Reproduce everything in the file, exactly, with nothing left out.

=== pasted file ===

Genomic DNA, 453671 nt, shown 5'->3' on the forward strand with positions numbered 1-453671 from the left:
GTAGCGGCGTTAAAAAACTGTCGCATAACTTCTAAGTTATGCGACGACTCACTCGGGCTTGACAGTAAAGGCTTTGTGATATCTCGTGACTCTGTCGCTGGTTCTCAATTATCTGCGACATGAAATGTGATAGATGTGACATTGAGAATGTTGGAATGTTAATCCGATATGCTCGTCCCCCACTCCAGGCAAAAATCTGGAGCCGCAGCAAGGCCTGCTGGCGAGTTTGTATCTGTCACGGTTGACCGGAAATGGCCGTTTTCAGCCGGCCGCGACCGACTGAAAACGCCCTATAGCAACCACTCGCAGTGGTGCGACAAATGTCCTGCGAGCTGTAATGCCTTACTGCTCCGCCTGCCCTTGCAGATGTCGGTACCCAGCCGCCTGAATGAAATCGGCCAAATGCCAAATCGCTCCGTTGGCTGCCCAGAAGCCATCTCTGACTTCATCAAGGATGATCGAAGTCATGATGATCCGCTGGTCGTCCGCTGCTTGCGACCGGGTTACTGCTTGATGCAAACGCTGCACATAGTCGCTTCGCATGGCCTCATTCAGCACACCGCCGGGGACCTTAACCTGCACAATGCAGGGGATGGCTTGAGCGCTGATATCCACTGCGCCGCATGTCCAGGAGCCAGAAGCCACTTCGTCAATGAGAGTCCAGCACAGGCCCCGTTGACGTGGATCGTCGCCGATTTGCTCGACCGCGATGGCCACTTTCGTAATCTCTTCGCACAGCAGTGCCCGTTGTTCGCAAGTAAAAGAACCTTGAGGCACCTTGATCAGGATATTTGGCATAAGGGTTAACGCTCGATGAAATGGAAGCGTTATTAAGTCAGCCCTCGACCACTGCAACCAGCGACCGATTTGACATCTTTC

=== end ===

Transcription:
Genomic DNA, 453671 nt, shown 5'->3' on the forward strand with positions numbered 1-453671 from the left:
GTAGCGGCGTTAAAAAACTGTCGCATAACTTCTAAGTTATGCGACGACTCACTCGGGCTTGACAGTAAAGGCTTTGTGATATCTCGTGACTCTGTCGCTGGTTCTCAATTATCTGCGACATGAAATGTGATAGATGTGACATTGAGAATGTTGGAATGTTAATCCGATATGCTCGTCCCCCACTCCAGGCAAAAATCTGGAGCCGCAGCAAGGCCTGCTGGCGAGTTTGTATCTGTCACGGTTGACCGGAAATGGCCGTTTTCAGCCGGCCGCGACCGACTGAAAACGCCCTATAGCAACCACTCGCAGTGGTGCGACAAATGTCCTGCGAGCTGTAATGCCTTACTGCTCCGCCTGCCCTTGCAGATGTCGGTACCCAGCCGCCTGAATGAAATCGGCCAAATGCCAAATCGCTCCGTTGGCTGCCCAGAAGCCATCTCTGACTTCATCAAGGATGATCGAAGTCATGATGATCCGCTGGTCGTCCGCTGCTTGCGACCGGGTTACTGCTTGATGCAAACGCTGCACATAGTCGCTTCGCATGGCCTCATTCAGCACACCGCCGGGGACCTTAACCTGCACAATGCAGGGGATGGCTTGAGCGCTGATATCCACTGCGCCGCATGTCCAGGAGCCAGAAGCCACTTCGTCAATGAGAGTCCAGCACAGGCCCCGTTGACGTGGATCGTCGCCGATTTGCTCGACCGCGATGGCCACTTTCGTAATCTCTTCGCACAGCAGTGCCCGTTGTTCGCAAGTAAAAGAACCTTGAGGCACCTTGATCAGGATATTTGGCATAAGGGTTAACGCTCGATGAAATGGAAGCGTTATTAAGTCAGCCCTCGACCACTGCAACCAGCGACCGATTTGACATCTTTC